When Giora was still a youngster, his parents went through a difficult divorce. For years, Giora was shuttled between living with his parents, grandparents and other relatives. After his father remarried and started a new family, there was no room in his father’s home or heart for Giora to join them. His mother, who has been involved in several relationships, is presently living with a non-Jew. Not only are Giora’s parents unwilling to give their son a home, but they are in no position to pay a penny for his tuition or dormitory expenses.

For the past years, Boys Town Jerusalem has been Giora’s only home. Now in eleventh grade, he lives in the BTJ dorms 365 days a year. Over the summers, he joins the school’s work crew where he’s on the job from 7 AM to 4 PM and beyond, and over the school year he’s employed to do odd jobs on campus. Dorm mother and registrar Rachel Cohen-Pur keeps a careful eye on providing him with clothing and shoes, and his teachers and rabbis make every effort to give him extra attention and warmth.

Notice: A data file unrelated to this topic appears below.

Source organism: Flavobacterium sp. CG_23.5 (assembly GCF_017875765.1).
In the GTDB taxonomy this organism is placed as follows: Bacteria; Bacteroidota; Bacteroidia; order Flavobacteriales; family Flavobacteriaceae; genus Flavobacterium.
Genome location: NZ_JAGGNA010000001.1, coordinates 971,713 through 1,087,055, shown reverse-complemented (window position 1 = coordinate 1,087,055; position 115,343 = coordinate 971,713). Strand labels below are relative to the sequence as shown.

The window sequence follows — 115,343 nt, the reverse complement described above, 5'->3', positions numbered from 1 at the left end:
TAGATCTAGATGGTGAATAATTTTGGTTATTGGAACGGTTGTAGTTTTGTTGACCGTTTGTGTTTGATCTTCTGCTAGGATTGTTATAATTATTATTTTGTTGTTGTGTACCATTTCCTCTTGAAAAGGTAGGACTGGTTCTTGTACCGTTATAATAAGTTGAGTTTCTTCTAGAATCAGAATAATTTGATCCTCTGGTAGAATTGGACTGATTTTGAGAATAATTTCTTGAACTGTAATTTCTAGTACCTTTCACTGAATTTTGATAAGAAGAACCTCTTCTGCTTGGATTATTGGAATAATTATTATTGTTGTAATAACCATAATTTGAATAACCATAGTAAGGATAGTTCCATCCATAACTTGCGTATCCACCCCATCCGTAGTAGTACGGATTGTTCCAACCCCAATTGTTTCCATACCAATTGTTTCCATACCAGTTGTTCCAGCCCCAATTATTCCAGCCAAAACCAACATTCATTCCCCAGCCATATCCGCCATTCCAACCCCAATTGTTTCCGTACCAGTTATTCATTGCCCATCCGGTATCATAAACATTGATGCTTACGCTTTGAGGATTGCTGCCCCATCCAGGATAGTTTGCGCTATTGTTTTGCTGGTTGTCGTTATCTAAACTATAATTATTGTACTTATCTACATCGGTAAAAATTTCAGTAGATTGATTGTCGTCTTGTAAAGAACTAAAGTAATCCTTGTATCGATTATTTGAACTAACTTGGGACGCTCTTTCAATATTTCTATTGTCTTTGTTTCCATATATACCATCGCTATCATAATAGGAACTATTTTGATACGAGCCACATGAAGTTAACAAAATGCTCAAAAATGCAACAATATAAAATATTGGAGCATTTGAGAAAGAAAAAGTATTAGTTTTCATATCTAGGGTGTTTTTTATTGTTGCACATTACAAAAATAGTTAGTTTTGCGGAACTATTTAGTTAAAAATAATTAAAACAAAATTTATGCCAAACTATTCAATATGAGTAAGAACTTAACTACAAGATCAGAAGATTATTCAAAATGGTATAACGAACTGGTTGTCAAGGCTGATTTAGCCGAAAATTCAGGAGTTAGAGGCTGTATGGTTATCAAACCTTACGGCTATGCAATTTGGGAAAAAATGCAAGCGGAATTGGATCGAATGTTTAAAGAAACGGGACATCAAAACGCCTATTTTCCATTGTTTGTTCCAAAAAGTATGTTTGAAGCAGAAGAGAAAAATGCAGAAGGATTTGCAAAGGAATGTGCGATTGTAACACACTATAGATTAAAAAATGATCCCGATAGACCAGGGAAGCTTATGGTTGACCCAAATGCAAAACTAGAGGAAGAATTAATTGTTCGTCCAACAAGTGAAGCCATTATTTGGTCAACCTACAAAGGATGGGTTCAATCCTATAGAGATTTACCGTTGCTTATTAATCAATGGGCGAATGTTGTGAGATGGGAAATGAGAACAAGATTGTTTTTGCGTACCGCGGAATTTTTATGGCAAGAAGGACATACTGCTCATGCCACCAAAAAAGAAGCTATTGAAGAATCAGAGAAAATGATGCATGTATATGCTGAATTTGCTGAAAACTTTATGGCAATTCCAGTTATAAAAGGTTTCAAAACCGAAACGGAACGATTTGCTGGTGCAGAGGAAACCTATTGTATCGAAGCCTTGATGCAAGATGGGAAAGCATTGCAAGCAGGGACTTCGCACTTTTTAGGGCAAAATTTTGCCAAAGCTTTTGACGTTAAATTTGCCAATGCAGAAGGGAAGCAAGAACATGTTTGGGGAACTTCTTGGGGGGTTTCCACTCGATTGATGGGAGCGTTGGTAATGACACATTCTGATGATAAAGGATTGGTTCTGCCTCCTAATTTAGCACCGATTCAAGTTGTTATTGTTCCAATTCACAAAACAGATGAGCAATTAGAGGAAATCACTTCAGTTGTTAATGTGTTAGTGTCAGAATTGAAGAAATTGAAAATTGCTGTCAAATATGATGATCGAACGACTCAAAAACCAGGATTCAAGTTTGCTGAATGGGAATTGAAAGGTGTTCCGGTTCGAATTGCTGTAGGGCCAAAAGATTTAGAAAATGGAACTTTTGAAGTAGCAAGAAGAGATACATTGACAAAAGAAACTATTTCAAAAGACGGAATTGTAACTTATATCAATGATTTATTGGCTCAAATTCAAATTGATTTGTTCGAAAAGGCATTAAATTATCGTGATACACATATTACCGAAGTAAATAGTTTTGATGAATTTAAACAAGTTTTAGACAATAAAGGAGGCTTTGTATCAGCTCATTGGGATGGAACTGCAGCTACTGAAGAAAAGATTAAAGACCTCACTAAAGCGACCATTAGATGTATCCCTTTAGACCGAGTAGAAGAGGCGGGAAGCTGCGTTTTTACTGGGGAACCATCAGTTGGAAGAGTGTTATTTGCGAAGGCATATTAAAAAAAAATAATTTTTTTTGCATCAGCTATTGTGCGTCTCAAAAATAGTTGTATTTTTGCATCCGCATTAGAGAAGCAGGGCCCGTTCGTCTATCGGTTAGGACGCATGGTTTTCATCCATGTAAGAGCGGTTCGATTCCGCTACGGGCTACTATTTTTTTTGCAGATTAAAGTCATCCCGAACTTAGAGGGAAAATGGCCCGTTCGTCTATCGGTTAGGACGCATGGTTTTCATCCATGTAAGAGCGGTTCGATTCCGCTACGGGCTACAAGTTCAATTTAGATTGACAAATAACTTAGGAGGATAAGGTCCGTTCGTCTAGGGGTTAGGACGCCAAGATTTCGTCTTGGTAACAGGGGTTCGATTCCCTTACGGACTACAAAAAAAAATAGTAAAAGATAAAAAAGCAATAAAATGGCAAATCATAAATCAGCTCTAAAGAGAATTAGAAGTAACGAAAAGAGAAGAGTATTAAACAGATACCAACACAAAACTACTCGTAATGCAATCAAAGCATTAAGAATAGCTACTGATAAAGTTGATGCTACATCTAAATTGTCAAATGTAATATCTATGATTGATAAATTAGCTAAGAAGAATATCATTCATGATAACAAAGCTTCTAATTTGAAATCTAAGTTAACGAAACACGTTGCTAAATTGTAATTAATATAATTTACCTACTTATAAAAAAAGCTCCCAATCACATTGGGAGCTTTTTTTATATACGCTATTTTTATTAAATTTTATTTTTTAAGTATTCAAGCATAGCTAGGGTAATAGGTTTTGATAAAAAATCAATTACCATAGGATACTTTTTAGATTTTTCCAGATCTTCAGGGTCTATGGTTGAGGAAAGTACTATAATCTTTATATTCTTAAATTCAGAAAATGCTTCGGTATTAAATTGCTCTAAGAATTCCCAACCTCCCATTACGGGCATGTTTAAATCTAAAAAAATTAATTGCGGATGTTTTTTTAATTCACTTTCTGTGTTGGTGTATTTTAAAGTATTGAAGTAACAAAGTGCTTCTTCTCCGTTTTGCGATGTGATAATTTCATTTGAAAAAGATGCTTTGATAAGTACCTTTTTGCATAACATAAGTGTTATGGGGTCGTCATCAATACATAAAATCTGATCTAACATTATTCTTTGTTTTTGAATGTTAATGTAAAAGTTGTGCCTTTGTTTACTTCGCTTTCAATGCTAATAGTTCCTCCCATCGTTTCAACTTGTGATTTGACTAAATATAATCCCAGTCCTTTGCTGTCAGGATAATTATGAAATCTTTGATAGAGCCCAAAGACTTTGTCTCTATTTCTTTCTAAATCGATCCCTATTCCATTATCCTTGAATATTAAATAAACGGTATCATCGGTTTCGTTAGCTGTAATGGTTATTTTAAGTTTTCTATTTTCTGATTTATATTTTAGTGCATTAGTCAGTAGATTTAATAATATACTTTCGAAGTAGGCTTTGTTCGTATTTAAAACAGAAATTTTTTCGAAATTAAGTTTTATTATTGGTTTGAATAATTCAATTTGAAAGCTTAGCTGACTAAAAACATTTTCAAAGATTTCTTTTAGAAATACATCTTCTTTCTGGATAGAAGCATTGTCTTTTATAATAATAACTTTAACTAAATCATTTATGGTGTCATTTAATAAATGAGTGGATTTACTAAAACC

“It’s no surprise that Giora’s social skills are lacking,” says Rachel. “He’s certainly not shy, but he exudes a hunger for attention, a constant need to connect to others.” For certain, Giora holds a special place in “Mother Rachel’s” heart. “At the end of one day as I was leaving the office, he looked at me wistfully and said, ‘You have where to go home to. I don’t,’” she recalled. “’That’s why you’re here,’ I told him. ‘This is your home, and we love you.’”

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